A Texas law may allow you to clear your criminal record if you completed Deferred Adjudication Probation
Have you successfully completed “deferred adjudication probation” in Texas? If you think no one can find out about your criminal case – think again. Your case is a matter of public record, even if it was dismissed when you completed your probation.
As of September 1, 2003, an “Order of Nondisclosure” is a legal procedure through which, under certain circumstances, a court order can be obtained which prohibits governmental agencies from disclosing the existence of your case. This remedy is available for both misdemeanors and felonies.
MISDEMEANORS in most cases, you can petition the court for an order of nondisclosure IMMEDIATELY upon successful completion of your deferred adjudication probation. For certain crimes, a five year waiting period applies. These include:
Unlawful restraint or transport
Public lewdness or indecent exposure
Assaultive offenses (assault, deadly conduct, terroristic threat)
Offenses against the family (e.g., harboring a runaway, bigamy)
Riot, obstructing a highway, cruelty to animals
Weapons offenses (e.g., unlawfully carrying a weapon)
FELONIES in most cases, you must wait ten years after successful completion of your deferred adjudication probation before you can petition the court for an order of nondisclosure. Certain offenses cannot be sealed with an order of nondisclosure:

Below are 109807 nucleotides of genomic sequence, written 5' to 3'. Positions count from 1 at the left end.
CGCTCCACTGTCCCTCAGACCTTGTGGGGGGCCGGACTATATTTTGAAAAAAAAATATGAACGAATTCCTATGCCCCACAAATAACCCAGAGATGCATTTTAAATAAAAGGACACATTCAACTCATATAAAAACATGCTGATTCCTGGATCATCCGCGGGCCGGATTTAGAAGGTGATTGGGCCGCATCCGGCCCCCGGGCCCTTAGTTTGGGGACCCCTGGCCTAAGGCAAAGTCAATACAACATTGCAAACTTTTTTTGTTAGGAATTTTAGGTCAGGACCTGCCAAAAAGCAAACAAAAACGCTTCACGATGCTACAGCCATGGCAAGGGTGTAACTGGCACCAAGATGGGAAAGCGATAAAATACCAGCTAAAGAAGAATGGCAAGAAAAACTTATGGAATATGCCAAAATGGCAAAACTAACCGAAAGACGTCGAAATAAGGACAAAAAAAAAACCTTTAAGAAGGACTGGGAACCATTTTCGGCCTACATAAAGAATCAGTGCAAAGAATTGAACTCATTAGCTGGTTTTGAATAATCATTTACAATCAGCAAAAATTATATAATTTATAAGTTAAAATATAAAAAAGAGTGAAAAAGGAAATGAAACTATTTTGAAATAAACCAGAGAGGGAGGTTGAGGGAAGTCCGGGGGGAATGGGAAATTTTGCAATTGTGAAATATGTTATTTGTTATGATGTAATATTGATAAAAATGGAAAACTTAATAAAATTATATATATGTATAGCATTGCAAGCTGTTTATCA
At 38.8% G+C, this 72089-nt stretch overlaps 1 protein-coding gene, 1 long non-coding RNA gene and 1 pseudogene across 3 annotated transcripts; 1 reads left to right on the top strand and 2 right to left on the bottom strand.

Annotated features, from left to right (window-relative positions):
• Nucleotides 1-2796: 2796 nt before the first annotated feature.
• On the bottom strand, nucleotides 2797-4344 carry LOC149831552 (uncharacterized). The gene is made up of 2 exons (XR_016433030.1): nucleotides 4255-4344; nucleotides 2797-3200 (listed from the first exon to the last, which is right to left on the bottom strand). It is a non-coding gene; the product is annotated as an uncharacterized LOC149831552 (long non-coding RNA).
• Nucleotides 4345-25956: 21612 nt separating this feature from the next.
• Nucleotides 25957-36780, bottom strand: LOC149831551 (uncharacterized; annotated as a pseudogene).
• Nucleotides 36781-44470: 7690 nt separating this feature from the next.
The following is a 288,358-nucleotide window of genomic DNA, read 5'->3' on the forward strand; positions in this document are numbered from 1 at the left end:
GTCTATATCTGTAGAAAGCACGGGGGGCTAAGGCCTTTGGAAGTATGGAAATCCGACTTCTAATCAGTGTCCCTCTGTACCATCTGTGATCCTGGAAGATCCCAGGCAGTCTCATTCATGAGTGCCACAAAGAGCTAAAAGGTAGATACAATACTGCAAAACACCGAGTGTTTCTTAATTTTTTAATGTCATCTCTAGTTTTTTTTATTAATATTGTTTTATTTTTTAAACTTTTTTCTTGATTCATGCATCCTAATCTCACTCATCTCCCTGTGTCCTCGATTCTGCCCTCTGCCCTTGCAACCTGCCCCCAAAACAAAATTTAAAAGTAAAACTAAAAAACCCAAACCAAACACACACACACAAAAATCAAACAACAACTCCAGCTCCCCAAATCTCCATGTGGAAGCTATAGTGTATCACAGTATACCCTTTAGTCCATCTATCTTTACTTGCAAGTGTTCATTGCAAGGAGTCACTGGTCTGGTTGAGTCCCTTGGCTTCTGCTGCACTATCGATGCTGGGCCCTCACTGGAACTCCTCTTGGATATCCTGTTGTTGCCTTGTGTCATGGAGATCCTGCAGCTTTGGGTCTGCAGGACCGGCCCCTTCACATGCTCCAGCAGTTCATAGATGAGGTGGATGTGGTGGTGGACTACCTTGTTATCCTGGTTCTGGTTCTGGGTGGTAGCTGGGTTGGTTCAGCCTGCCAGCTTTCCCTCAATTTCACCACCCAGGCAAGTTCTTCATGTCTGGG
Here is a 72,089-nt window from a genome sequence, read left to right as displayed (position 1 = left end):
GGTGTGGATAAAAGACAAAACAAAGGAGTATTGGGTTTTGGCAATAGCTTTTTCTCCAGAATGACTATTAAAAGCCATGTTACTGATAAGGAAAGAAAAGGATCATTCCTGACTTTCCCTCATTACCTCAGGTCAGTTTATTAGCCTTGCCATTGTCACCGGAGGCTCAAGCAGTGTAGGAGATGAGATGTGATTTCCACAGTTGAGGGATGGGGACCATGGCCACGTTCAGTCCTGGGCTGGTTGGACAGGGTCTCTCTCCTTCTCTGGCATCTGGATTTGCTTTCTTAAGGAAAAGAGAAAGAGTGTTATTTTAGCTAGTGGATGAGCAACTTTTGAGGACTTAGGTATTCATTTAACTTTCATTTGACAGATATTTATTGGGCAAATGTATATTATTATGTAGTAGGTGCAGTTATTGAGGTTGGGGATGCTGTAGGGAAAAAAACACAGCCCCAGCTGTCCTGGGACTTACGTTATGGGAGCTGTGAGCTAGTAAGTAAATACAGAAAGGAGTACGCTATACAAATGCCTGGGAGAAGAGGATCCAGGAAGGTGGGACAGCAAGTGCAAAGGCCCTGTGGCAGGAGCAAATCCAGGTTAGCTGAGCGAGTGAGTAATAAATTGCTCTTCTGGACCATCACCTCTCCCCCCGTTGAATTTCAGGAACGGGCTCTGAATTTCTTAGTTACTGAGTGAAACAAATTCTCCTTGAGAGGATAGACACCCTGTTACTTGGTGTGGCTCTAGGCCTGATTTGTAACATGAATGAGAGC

Any offense requiring sex offender registration
Injury to a child, elderly individual, or disabled individual
Abandoning or endangering a child
Violation of a protective order
Other family violence offenses (family violence is violence or the threat of violence against a relative or a current or former housemate)
WHAT YOU MAY NOT KNOW…
Even if your case has been dismissed by means of deferred adjudication probation, ANYONE who checks your criminal history will see that you have been charged with a crime, and that you entered either a “guilty” or “no contest” plea. Potential employers can easily access this information.
Each petition for an order of nondisclosure must be judged on its own merit. The judge will consider a number of factors when determining whether to grant any such request. Under Texas law, an order of nondisclosure cannot be obtained on an offense for which you have been convicted.